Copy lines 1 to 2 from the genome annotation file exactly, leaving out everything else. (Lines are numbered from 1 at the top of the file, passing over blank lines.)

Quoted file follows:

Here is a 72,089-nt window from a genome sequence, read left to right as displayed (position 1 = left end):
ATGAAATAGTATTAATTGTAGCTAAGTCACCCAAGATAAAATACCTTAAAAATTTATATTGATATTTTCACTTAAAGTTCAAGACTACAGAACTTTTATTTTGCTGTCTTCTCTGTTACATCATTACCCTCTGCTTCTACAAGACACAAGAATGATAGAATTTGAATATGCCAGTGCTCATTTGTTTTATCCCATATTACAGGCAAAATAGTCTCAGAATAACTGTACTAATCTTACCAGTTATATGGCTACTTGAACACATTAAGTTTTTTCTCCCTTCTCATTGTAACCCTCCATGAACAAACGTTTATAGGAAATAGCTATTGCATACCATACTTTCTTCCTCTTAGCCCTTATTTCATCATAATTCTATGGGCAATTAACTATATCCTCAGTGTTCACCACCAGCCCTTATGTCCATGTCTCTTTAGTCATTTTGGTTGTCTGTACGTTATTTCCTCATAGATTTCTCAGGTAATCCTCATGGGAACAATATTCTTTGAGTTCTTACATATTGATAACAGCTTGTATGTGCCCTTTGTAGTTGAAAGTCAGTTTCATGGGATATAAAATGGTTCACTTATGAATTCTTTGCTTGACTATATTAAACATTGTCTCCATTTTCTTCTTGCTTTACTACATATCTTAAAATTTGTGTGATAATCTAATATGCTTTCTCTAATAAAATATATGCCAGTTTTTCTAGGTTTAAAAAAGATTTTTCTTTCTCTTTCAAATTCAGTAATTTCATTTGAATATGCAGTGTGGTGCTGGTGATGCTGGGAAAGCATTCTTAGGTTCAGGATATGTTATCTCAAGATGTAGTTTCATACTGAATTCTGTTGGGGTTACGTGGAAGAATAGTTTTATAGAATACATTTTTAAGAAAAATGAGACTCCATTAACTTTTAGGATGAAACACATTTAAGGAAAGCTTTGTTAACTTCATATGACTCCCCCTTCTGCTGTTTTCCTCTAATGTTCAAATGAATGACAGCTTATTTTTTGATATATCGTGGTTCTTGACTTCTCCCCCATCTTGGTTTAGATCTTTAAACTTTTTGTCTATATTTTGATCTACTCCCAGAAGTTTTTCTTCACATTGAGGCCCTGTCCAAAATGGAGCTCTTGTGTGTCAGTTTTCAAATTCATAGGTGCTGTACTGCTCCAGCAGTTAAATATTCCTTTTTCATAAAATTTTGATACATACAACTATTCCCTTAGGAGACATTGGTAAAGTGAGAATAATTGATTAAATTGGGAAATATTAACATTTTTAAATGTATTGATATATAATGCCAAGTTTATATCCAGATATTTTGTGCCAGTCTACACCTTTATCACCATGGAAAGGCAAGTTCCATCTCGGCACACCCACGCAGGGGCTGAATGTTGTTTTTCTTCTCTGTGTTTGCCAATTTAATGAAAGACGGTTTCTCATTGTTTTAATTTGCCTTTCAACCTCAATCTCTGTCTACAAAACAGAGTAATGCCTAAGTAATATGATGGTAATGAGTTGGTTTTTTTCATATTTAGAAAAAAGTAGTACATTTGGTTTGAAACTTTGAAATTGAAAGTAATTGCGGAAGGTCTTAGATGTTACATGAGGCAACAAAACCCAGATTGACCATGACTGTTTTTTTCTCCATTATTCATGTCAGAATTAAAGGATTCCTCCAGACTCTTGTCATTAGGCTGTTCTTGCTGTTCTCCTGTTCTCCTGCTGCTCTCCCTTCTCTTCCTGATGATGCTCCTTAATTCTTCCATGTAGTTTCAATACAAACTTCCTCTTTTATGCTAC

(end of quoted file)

Here is a 72,089-nt window from a genome sequence, read left to right as displayed (position 1 = left end):
ATGAAATAGTATTAATTGTAGCTAAGTCACCCAAGATAAAATACCTTAAAAATTTATATTGATATTTTCACTTAAAGTTCAAGACTACAGAACTTTTATTTTGCTGTCTTCTCTGTTACATCATTACCCTCTGCTTCTACAAGACACAAGAATGATAGAATTTGAATATGCCAGTGCTCATTTGTTTTATCCCATATTACAGGCAAAATAGTCTCAGAATAACTGTACTAATCTTACCAGTTATATGGCTACTTGAACACATTAAGTTTTTTCTCCCTTCTCATTGTAACCCTCCATGAACAAACGTTTATAGGAAATAGCTATTGCATACCATACTTTCTTCCTCTTAGCCCTTATTTCATCATAATTCTATGGGCAATTAACTATATCCTCAGTGTTCACCACCAGCCCTTATGTCCATGTCTCTTTAGTCATTTTGGTTGTCTGTACGTTATTTCCTCATAGATTTCTCAGGTAATCCTCATGGGAACAATATTCTTTGAGTTCTTACATATTGATAACAGCTTGTATGTGCCCTTTGTAGTTGAAAGTCAGTTTCATGGGATATAAAATGGTTCACTTATGAATTCTTTGCTTGACTATATTAAACATTGTCTCCATTTTCTTCTTGCTTTACTACATATCTTAAAATTTGTGTGATAATCTAATATGCTTTCTCTAATAAAATATATGCCAGTTTTTCTAGGTTTAAAAAAGATTTTTCTTTCTCTTTCAAATTCAGTAATTTCATTTGAATATGCAGTGTGGTGCTGGTGATGCTGGGAAAGCATTCTTAGGTTCAGGATATGTTATCTCAAGATGTAGTTTCATACTGAATTCTGTTGGGGTTACGTGGAAGAATAGTTTTATAGAATACATTTTTAAGAAAAATGAGACTCCATTAACTTTTAGGATGAAACACATTTAAGGAAAGCTTTGTTAACTTCATATGACTCCCCCTTCTGCTGTTTTCCTCTAATGTTCAAATGAATGACAGCTTATTTTTTGATATATCGTGGTTCTTGACTTCTCCCCCATCTTGGTTTAGATCTTTAAACTTTTTGTCTATATTTTGATCTACTCCCAGAAGTTTTTCTTCACATTGAGGCCCTGTCCAAAATGGAGCTCTTGTGTGTCAGTTTTCAAATTCATAGGTGCTGTACTGCTCCAGCAGTTAAATATTCCTTTTTCATAAAATTTTGATACATACAACTATTCCCTTAGGAGACATTGGTAAAGTGAGAATAATTGATTAAATTGGGAAATATTAACATTTTTAAATGTATTGATATATAATGCCAAGTTTATATCCAGATATTTTGTGCCAGTCTACACCTTTATCACCATGGAAAGGCAAGTTCCATCTCGGCACACCCACGCAGGGGCTGAATGTTGTTTTTCTTCTCTGTGTTTGCCAATTTAATGAAAGACGGTTTCTCATTGTTTTAATTTGCCTTTCAACCTCAATCTCTGTCTACAAAACAGAGTAATGCCTAAGTAATATGATGGTAATGAGTTGGTTTTTTTCATATTTAGAAAAAAGTAGTACATTTGGTTTGAAACTTTGAAATTGAAAGTAATTGCGGAAGGTCTTAGATGTTACATGAGGCAACAAAACCCAGATTGACCATGACTGTTTTTTTCTCCATTATTCATGTCAGAATTAAAGGATTCCTCCAGACTCTTGTCATTAGGCTGTTCTTGCTGTTCTCCTGTTCTCCTGCTGCTCTCCCTTCTCTTCCTGATGATGCTCCTTAATTCTTCCATGTAGTTTCAATACAAACTTCCTCTTTTATGCTAC